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Reading and Making Tape Diagrams

6.RP.A.3
Answer Keys Here

Aligned To Common Core Standard:

Grade 6 Proportional Relationships - 6.RP.A.3

What Are Tape Diagrams in Math? When it comes to providing 2nd graders with useful tools to solve word problems, the tape diagrams are one of the best ones available. It is a very popular tool that has magical qualities. The kids who take up to 15-20 minutes to solve a word problem can do that in a matter of 5-10 minutes with this tool. Tape Diagram is a tool that represents a mathematical situation. This visual diagram gets its name because it looks like it represents a series of tape pieces. It is a rectangular visual model that resembles a tape that is divided as per the word problem. It is also known as a divided bar model, strip diagram, fraction strip, and length model. The key here is to create identical rectangles. Each division in the rectangle will denote a new section of tape or part of the whole.

Printable Worksheets And Lessons


You may also see this work referred to as a Bar Model. They tend to go hand and hand. The basic premise is that we are using visual diagrams (pieces of tape or bars) to define parts of a whole.





Answers are included in these pages. Check out page 2 of each file.

  • Quiz - We fire 6 problems at you from all directions. Example: It took 4 buses to take 120 students on a field trip. How many students would be on each school bus?

  • Homework 1 - This sheet is the best mix of problems in the entire set.

  • Homework 2 - Painters use a ratio of 5 parts blue paint to 3 parts red paint; when mixing the purple paint for Vikings Stadium. How much blue paint would they need to make 16 gallons of purple paint?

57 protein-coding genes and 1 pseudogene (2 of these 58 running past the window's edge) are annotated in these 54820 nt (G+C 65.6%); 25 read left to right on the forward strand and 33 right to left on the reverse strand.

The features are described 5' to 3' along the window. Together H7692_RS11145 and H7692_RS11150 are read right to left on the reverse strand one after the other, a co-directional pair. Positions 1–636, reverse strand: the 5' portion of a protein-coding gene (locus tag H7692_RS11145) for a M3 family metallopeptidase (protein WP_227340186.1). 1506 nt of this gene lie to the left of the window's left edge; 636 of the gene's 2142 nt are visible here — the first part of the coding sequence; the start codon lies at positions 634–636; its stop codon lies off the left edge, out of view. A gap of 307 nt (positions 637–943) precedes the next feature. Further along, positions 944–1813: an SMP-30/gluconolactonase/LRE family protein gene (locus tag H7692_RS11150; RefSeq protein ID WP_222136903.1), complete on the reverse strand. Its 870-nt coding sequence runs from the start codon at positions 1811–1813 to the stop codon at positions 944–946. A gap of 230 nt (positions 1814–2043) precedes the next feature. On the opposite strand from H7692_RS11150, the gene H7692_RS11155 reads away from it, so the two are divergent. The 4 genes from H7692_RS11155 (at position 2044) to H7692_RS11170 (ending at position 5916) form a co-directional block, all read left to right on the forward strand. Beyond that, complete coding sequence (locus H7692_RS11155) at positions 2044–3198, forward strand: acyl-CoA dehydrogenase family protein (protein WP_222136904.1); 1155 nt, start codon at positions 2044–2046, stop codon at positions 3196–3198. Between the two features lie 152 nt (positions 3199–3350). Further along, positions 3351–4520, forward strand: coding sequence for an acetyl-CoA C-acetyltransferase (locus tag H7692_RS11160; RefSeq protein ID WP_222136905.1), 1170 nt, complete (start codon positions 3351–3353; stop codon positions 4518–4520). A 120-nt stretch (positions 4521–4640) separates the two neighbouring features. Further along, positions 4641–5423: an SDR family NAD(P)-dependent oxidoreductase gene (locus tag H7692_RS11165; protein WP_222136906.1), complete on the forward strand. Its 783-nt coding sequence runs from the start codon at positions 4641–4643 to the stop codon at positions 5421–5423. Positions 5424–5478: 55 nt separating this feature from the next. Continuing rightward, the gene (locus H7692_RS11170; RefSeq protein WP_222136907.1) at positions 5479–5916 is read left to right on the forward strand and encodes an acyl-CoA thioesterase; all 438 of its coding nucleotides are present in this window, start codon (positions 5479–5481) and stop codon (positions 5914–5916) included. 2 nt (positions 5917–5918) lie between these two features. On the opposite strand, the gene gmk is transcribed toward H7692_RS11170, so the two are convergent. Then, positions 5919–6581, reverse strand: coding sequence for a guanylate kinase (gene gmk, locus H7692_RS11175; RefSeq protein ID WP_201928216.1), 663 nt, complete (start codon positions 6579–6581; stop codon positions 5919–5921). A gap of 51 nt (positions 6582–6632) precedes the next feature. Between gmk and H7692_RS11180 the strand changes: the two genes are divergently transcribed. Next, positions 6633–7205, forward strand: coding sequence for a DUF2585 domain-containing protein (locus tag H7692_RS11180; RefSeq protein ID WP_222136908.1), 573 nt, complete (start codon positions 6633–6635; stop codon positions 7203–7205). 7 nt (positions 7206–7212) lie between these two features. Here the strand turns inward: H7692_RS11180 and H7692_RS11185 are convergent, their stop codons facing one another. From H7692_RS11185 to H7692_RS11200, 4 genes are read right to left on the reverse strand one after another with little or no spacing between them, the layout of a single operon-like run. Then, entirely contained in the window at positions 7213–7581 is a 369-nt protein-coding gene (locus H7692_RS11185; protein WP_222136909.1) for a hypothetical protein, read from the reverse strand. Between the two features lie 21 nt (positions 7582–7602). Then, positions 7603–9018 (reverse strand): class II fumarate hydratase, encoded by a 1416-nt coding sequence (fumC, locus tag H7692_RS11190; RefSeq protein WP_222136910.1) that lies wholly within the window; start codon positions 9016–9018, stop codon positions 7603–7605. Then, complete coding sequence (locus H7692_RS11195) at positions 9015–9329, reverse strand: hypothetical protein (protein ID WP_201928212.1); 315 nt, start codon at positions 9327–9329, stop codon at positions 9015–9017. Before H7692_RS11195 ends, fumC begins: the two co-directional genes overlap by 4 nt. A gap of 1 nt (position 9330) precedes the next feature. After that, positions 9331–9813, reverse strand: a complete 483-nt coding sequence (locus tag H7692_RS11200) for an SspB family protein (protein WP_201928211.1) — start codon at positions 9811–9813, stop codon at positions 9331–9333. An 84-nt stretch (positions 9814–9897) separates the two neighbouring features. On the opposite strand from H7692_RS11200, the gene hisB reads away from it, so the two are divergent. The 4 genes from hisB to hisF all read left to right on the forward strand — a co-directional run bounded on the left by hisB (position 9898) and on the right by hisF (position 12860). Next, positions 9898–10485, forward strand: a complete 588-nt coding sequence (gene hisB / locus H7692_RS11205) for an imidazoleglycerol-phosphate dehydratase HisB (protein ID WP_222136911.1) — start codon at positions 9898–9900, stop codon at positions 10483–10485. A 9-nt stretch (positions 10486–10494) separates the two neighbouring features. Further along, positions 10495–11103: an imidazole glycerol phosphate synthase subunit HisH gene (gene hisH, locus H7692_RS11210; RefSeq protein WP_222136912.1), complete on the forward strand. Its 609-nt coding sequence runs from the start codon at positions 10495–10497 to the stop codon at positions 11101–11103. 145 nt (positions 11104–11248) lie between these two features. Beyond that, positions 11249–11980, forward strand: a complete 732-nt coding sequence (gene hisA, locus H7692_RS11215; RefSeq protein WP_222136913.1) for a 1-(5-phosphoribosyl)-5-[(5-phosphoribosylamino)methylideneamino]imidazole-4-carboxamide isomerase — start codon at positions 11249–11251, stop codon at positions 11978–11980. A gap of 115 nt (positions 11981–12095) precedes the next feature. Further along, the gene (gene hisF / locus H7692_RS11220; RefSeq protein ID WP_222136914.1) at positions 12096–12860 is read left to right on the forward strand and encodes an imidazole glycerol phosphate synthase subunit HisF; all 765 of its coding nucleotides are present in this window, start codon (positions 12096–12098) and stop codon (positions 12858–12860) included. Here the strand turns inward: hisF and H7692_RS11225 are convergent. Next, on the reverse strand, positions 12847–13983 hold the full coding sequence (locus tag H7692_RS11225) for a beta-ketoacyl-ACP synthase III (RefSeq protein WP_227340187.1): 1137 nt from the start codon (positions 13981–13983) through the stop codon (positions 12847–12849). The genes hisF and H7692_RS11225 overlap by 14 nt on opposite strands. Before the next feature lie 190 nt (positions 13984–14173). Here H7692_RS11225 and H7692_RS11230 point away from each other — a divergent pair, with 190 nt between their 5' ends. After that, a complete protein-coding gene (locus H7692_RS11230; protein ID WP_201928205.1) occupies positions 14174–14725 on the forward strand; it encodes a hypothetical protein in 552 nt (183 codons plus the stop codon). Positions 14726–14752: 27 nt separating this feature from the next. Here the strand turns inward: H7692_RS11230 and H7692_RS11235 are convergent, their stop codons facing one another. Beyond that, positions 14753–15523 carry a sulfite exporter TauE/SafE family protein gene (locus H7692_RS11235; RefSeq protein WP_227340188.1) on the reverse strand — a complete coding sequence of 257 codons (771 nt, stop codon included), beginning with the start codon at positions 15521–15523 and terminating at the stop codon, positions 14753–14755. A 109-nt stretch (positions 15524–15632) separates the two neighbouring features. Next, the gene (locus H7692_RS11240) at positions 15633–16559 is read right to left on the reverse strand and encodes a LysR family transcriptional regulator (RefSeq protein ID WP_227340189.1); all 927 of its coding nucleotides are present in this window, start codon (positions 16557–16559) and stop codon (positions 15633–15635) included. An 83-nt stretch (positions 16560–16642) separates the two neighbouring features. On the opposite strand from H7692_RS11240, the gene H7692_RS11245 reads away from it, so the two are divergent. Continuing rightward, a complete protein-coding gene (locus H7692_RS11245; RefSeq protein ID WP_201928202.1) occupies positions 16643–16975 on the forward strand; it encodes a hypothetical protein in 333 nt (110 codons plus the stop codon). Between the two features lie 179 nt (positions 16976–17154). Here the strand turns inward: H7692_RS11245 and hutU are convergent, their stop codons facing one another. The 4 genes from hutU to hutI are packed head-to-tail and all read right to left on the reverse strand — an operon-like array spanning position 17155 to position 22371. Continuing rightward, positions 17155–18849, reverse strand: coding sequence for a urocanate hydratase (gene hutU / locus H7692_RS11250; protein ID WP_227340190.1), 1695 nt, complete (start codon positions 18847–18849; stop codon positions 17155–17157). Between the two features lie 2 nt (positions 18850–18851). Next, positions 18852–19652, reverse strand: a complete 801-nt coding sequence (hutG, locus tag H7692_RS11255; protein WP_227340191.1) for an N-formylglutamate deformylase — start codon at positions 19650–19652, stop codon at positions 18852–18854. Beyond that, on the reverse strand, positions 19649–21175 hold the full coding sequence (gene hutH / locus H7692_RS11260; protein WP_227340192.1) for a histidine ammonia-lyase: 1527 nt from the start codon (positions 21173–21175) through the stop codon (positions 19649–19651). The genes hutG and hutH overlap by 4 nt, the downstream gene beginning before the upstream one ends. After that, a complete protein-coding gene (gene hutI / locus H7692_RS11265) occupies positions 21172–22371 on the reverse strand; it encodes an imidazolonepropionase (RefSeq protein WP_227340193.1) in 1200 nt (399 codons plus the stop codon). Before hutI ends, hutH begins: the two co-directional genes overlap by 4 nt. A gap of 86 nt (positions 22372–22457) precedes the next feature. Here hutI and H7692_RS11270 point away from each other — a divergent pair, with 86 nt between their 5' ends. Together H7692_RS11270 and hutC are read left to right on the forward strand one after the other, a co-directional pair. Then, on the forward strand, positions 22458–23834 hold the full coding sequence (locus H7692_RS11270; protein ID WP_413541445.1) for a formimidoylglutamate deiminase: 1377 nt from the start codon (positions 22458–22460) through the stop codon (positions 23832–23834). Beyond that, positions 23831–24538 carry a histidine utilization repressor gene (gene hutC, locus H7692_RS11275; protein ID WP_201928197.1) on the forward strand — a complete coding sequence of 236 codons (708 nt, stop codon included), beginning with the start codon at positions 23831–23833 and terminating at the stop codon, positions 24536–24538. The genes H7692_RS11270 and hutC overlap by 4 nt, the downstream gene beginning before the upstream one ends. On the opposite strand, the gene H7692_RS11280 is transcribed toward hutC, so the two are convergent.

• Practice Sheet 3 - Proportions on the length of ribbons and wooden boards.

  • Practice Sheet 4 - Students vote for what they want to eat during a class party.

  • Practice Sheet 5 - These questions are more focused on reading premade diagrams. You will work on problems like this: Lisa raised $45 for the animal shelter, which was 5 times as much money as Helen raised. How much money did Helen raise?


How Tape Diagrams Help Students Progress with Higher Levels of Math

This technique of using graphic diagrams to model math problems is usually introduced to students later in the elementary grade levels. It will often make an appearance when students are exploring proportions because they lend themselves to make concrete comparisons. Some students will have a very strong affinity to this technique, and it will lead them to learn how to make adjustments to model a great deal more than simply proportions. As they begin to learn operations with fractions, they will turn back to skill and it is very helpful. When used properly this method can lead students towards thinking about problems algebraically. I have seen students consistently use this skill up through Algebra 1 and have great success staying organized when tackling tough word problems. On an occasion with my accountant, she explained my taxes using this technique. We encourage teachers through the middle level and even high school level to remind their students of the tape diagram method for solving troublesome exercises.